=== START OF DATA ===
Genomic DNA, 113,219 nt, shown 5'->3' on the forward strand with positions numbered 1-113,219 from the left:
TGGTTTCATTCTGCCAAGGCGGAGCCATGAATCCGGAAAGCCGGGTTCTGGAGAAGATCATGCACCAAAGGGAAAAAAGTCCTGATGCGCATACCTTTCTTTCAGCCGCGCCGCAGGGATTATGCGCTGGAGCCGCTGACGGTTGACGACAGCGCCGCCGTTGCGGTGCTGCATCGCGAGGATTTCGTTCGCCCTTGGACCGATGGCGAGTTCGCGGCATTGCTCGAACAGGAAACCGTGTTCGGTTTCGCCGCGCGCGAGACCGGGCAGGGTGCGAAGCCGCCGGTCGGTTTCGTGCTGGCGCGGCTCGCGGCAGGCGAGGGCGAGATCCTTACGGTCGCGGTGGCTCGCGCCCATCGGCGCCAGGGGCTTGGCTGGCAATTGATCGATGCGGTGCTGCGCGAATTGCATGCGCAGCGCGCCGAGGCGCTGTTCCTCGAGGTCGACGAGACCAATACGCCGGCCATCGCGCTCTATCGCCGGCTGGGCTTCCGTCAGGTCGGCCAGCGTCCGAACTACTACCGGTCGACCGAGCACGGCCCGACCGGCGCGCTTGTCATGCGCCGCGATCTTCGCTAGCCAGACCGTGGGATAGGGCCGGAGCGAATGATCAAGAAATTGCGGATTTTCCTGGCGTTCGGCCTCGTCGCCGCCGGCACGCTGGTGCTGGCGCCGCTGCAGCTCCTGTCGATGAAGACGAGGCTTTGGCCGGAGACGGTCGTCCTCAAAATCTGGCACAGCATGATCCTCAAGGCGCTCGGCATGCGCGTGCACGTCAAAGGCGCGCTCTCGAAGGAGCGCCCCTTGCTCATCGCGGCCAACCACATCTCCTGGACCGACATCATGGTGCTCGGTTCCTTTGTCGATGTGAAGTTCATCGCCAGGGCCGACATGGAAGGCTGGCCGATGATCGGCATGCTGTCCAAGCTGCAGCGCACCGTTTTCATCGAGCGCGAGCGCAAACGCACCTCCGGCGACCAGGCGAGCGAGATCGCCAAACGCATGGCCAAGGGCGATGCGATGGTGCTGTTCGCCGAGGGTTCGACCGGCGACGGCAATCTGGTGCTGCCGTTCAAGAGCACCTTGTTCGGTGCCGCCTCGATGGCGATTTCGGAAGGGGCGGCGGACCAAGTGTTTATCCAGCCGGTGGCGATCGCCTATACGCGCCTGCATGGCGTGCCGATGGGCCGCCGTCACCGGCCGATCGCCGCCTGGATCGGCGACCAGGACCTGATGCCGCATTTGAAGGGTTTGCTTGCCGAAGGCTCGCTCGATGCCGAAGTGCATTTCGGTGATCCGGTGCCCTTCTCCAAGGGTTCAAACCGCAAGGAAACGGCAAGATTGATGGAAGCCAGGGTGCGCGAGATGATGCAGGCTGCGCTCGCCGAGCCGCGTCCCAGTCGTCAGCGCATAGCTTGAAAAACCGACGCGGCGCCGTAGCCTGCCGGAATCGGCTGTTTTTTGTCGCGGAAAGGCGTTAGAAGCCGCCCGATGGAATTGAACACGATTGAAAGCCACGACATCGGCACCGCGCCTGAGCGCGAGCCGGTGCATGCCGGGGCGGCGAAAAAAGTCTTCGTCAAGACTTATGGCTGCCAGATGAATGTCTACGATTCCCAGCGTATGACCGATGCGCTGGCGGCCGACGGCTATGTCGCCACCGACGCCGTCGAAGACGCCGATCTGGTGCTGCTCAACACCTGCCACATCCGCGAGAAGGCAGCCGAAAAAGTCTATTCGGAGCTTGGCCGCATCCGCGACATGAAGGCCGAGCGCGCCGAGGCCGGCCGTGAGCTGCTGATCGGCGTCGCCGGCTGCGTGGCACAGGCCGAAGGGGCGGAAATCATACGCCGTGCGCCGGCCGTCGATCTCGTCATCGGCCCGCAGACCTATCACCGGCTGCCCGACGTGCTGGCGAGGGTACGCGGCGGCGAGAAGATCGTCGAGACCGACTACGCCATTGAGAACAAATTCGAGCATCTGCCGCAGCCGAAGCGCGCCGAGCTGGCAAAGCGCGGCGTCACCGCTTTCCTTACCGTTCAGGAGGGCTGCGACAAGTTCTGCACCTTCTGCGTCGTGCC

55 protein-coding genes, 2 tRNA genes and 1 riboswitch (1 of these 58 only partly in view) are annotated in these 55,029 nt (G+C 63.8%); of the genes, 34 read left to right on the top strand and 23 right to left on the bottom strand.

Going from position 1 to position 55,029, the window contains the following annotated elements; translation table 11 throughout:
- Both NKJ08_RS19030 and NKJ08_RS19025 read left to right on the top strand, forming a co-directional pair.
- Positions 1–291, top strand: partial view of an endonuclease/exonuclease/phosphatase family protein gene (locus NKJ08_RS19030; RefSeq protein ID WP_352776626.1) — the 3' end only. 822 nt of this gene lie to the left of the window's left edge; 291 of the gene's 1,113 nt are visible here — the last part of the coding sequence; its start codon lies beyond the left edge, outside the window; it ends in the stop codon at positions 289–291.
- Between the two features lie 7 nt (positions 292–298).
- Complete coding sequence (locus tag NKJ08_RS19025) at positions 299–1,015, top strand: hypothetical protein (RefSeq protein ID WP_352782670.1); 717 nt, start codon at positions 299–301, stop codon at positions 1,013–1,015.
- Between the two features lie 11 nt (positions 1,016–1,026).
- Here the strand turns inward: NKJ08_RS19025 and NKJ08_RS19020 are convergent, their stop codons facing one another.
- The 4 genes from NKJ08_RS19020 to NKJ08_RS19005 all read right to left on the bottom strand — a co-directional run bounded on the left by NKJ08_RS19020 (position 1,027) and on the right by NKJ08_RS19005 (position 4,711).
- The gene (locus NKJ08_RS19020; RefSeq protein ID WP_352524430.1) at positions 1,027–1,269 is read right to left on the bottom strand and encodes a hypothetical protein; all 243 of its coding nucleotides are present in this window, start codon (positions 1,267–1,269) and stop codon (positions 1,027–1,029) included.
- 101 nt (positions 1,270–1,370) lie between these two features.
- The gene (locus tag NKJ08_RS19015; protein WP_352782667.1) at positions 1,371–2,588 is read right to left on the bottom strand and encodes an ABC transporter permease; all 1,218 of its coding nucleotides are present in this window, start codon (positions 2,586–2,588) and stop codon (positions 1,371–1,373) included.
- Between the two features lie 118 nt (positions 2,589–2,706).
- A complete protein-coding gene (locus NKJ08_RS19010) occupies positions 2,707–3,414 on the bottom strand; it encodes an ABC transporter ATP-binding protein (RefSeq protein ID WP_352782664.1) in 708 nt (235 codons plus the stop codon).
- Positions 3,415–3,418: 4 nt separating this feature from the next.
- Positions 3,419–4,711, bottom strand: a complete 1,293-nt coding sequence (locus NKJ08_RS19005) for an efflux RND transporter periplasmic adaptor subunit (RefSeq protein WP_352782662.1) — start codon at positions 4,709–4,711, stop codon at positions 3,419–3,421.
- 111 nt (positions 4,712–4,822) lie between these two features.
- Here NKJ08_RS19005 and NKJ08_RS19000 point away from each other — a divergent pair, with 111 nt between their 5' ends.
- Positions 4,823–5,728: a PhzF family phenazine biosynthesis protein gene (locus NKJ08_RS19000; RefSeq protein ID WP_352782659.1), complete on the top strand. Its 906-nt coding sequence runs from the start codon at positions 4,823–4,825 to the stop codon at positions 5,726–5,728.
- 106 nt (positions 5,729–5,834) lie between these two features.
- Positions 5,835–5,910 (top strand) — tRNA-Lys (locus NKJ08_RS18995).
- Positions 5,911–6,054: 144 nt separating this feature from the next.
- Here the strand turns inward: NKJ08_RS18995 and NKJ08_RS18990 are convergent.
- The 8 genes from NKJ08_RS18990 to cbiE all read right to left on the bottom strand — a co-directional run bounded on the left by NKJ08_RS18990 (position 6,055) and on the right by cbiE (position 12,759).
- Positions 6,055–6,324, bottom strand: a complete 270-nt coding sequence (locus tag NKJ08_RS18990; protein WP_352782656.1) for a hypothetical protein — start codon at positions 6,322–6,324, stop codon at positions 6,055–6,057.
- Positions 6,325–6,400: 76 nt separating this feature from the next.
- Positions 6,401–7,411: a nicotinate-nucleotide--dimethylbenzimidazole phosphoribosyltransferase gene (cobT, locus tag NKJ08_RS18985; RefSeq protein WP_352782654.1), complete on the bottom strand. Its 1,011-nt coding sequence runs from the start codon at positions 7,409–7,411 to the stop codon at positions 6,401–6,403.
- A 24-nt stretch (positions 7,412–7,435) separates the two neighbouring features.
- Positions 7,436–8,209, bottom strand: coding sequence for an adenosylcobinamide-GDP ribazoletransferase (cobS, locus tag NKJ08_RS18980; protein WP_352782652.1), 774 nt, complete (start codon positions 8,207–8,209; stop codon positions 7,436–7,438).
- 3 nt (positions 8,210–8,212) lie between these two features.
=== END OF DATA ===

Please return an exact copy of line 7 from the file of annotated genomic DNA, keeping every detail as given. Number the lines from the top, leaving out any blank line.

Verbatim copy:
- Between the two features lie 7 nt (positions 292–298).